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(I see Julie has already responded, basically the same thing but smarter. I took half an hour to type this up, so I'll post it anyway. ;D)

It sounds like you have a perfectly good book here, but using questionable buzzwords like men's rights, and overusing the word "females" when "women " is a little more respectful, would alienate a lot of potential readers, women, and most feminists in general. (There's nothing flagrantly offensive in your post, it's just a little off from the current politically correct parlance that a lot of us use these days. But feminists are your ideal reader base for a with witchcraft-themed book, so tread lightly. )

I suggest hiring a lot of sensitivity readers and maybe read a few books in the wheel of time series, because I think Robert Jordan dealt with this this gendered power-structure very well.

Also, saying it is like a reverse of the real world, is going to offend people too. I mean, I try not to enslave women and arm them with power weapons in my day to day life. But in addition to offending people by insinuating this is how we treat women now, you also risk offending people by implying that women would feel compelled to enslave men if the tables were turned.

I guess what I'm saying is, it all sounds interesting and well-intentioned, but I would do everything you can to downplay the social commentary. Bill it as a straight up urban fantasy and let people draw their own conclusions.

Writers' Cafe / Re: Beta Reading *Discount for Military Epic Fantasy*
« on: June 22, 2018, 10:01:59 PM »
Also, this.
Lol, I'm just noticing that I used the words sci-fi and fantasy interchangeably. Well you get my meaning.

Yours would definitely fall under the definition. Aren't you the author who has fans that that think the portal world is real?

Sounds like a cool concept, especially the training/intrigue angle...didn't realize it was part techno thriller. If you decide you need a beta reader, it's military fantasy discount plus I'll read early books to get up to speed with a seseries.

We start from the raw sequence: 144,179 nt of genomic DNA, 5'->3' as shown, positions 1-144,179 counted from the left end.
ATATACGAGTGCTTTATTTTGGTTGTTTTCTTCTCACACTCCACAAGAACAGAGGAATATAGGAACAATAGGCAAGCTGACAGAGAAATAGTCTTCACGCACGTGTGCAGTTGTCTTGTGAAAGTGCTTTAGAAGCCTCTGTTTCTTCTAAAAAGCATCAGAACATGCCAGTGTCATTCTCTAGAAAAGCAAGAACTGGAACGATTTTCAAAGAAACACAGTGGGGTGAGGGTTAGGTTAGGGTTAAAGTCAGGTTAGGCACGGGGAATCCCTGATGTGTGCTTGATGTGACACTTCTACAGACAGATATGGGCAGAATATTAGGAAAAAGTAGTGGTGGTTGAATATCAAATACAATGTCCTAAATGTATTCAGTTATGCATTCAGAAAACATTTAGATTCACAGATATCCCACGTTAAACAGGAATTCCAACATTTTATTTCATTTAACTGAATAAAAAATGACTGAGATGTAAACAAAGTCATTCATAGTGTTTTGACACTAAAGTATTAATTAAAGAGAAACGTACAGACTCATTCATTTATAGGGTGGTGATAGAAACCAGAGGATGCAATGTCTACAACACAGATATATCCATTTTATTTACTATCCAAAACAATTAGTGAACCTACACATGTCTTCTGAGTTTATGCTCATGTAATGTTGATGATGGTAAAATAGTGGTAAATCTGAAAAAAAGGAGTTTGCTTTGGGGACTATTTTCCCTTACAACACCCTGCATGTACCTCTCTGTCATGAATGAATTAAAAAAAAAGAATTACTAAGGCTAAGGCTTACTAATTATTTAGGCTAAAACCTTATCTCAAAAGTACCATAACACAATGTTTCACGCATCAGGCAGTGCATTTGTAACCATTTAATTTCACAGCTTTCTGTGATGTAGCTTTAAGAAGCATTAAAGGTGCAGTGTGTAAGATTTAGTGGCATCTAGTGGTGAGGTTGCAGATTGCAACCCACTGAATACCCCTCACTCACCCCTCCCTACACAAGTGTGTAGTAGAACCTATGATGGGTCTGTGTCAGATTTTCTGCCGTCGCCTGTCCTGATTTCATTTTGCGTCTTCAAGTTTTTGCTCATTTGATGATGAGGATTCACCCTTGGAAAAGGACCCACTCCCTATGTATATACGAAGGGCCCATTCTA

Writers' Cafe / Re: Beta Reading *Discount for Military Epic Fantasy*
« on: June 22, 2018, 08:45:54 PM »
I know I said no more editing outside of beta reads, but I'm considering taking on some full developmental edits. Haven't done one for a while. What do you consider a reasonable rate for developmental edits?

I'm leaving next month's slot open but, have a busy month planned, would much rather book for the end ofsummer.

Writers' Cafe / Re: Beta Reading *Discount for Military Epic Fantasy*
« on: June 14, 2018, 06:47:28 PM »
Looks like I'll have one more opening near the end of June.
July is up in the air. A lot of reservations, but some folks might run over.

Writers' Cafe / Re: Anyone ever invited to talk at a school?
« on: June 09, 2018, 07:17:18 AM »
Johanna Penn had an episode about getting books into schools two weeks ago.

Writers' Cafe / Re: Beta Reading *Discount for Military Epic Fantasy*
« on: June 07, 2018, 06:27:07 PM »
Probably should start a new thread to chat about this, but to answer the question:

I know very little but, military fantasy is similar to military scifi.

Typically the main characters are serving in the military. The books are not always centered around a war or a battle. Rather the war is a backdrop and supply lines, intelligence reports, chain of command are important set pieces. The use of magic can vary. Sometimes mages take the place of artillery unit, other times those who can do magic are the special forces or communications/intelligence officers.

Often the MC is some grunt or unit leader. Personal stories are more important than who wins which battles.

A fantasy book with many battles, but no recognizable military structure is not really military scifi. A book about a fighter who is not enlisted or serving in some professional capacity, is not military scifi. And an epic fantasy about a king leading an army, is probably not military fantasy.

I would like to write a book about a cleric and a battle bard who trounce around just behind the front line staunching wounds, delivering letters from loved ones, and waylaying enemy spies, but if someone else can write it faster, I'd love to read that.

To my knowledge it does not involve large naked groups of women or men with pool noodles, but litrpg might.

This is an "author services" thread,  I don't want to bother the admins so any more q&a can go in a new thread ;) Pm me a link if you start one.

Writers' Cafe / Re: Looking for authors to interview on my podcast
« on: June 07, 2018, 08:58:45 AM »